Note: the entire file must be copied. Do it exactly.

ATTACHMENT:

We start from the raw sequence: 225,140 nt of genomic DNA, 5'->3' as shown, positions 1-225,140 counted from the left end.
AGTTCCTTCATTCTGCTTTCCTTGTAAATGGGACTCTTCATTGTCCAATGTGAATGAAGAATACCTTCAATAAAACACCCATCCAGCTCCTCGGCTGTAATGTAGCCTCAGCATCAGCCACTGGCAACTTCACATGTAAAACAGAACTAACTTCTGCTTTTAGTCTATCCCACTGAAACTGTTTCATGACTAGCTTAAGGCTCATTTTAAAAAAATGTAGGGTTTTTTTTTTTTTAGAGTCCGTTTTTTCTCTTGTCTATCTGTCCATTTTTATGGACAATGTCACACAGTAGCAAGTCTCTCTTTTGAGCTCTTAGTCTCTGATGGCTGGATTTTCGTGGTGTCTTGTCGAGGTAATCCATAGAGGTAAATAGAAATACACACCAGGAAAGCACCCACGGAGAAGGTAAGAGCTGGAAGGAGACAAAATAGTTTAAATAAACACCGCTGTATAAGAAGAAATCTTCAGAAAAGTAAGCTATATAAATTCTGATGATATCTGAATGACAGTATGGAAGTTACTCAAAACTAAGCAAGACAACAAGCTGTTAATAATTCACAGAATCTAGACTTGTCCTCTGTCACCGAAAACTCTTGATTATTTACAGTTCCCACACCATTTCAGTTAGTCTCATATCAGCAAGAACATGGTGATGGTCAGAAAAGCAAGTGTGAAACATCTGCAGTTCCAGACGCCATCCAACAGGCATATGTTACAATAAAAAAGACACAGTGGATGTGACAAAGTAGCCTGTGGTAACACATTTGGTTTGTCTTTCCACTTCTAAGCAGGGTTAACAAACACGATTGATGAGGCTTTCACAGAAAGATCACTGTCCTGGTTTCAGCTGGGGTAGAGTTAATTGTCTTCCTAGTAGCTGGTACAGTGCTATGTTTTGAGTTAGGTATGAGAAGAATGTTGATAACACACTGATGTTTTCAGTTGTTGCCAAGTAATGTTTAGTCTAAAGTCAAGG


We start from the raw sequence: 225,140 nt of genomic DNA, 5'->3' as shown, positions 1-225,140 counted from the left end.
AGTTCCTTCATTCTGCTTTCCTTGTAAATGGGACTCTTCATTGTCCAATGTGAATGAAGAATACCTTCAATAAAACACCCATCCAGCTCCTCGGCTGTAATGTAGCCTCAGCATCAGCCACTGGCAACTTCACATGTAAAACAGAACTAACTTCTGCTTTTAGTCTATCCCACTGAAACTGTTTCATGACTAGCTTAAGGCTCATTTTAAAAAAATGTAGGGTTTTTTTTTTTTTAGAGTCCGTTTTTTCTCTTGTCTATCTGTCCATTTTTATGGACAATGTCACACAGTAGCAAGTCTCTCTTTTGAGCTCTTAGTCTCTGATGGCTGGATTTTCGTGGTGTCTTGTCGAGGTAATCCATAGAGGTAAATAGAAATACACACCAGGAAAGCACCCACGGAGAAGGTAAGAGCTGGAAGGAGACAAAATAGTTTAAATAAACACCGCTGTATAAGAAGAAATCTTCAGAAAAGTAAGCTATATAAATTCTGATGATATCTGAATGACAGTATGGAAGTTACTCAAAACTAAGCAAGACAACAAGCTGTTAATAATTCACAGAATCTAGACTTGTCCTCTGTCACCGAAAACTCTTGATTATTTACAGTTCCCACACCATTTCAGTTAGTCTCATATCAGCAAGAACATGGTGATGGTCAGAAAAGCAAGTGTGAAACATCTGCAGTTCCAGACGCCATCCAACAGGCATATGTTACAATAAAAAAGACACAGTGGATGTGACAAAGTAGCCTGTGGTAACACATTTGGTTTGTCTTTCCACTTCTAAGCAGGGTTAACAAACACGATTGATGAGGCTTTCACAGAAAGATCACTGTCCTGGTTTCAGCTGGGGTAGAGTTAATTGTCTTCCTAGTAGCTGGTACAGTGCTATGTTTTGAGTTAGGTATGAGAAGAATGTTGATAACACACTGATGTTTTCAGTTGTTGCCAAGTAATGTTTAGTCTAAAGTCAAGG